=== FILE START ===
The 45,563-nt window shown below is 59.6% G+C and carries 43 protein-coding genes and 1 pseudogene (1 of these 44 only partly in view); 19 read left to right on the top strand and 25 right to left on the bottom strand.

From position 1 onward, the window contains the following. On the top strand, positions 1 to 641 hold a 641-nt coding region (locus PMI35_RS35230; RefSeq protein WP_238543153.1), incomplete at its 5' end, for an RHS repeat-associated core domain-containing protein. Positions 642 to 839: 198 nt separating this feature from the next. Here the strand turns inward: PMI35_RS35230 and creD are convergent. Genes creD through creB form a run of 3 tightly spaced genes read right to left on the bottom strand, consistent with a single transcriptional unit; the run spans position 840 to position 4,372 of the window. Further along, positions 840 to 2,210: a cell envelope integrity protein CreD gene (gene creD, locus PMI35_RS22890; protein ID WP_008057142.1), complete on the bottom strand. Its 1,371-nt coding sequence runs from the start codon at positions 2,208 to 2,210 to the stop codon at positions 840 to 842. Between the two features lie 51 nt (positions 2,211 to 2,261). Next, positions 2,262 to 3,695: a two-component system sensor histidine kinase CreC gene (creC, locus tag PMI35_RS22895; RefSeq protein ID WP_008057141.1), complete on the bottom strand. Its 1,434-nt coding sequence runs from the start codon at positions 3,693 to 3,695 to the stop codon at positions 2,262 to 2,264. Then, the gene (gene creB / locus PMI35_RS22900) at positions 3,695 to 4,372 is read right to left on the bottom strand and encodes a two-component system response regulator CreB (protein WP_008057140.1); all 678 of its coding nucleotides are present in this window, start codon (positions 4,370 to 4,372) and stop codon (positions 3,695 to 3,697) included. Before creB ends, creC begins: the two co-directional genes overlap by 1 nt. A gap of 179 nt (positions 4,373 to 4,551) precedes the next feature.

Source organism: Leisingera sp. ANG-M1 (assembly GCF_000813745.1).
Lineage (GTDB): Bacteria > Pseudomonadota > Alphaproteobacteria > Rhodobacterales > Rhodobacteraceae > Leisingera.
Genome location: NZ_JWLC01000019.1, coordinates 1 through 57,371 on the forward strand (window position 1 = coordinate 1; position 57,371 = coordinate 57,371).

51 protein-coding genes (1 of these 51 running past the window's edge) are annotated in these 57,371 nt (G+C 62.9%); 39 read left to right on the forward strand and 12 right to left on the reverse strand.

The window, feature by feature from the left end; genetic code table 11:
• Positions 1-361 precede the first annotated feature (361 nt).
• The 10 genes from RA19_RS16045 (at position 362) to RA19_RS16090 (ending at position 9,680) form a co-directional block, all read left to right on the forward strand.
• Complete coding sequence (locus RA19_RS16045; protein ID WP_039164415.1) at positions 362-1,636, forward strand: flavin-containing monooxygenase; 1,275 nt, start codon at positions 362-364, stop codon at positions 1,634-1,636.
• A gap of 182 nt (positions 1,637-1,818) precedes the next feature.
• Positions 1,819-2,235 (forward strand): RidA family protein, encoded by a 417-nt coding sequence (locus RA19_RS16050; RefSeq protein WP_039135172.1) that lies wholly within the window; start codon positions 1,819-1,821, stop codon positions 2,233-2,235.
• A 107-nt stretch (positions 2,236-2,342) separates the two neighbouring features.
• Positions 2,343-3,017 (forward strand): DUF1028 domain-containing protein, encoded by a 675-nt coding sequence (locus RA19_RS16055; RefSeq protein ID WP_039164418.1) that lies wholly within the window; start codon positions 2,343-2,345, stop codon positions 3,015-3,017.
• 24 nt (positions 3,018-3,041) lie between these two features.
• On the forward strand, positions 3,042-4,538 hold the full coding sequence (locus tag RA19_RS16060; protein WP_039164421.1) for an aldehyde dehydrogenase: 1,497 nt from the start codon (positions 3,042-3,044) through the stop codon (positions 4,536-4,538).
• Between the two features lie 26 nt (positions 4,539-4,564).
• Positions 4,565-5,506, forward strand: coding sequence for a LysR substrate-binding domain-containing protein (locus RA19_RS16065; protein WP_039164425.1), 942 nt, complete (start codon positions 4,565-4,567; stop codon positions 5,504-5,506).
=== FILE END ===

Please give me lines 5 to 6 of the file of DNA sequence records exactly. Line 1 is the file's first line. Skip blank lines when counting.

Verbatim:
Genome location: NZ_JWLC01000019.1, coordinates 1 through 57,371 on the forward strand (window position 1 = coordinate 1; position 57,371 = coordinate 57,371).

51 protein-coding genes (1 of these 51 running past the window's edge) are annotated in these 57,371 nt (G+C 62.9%); 39 read left to right on the forward strand and 12 right to left on the reverse strand.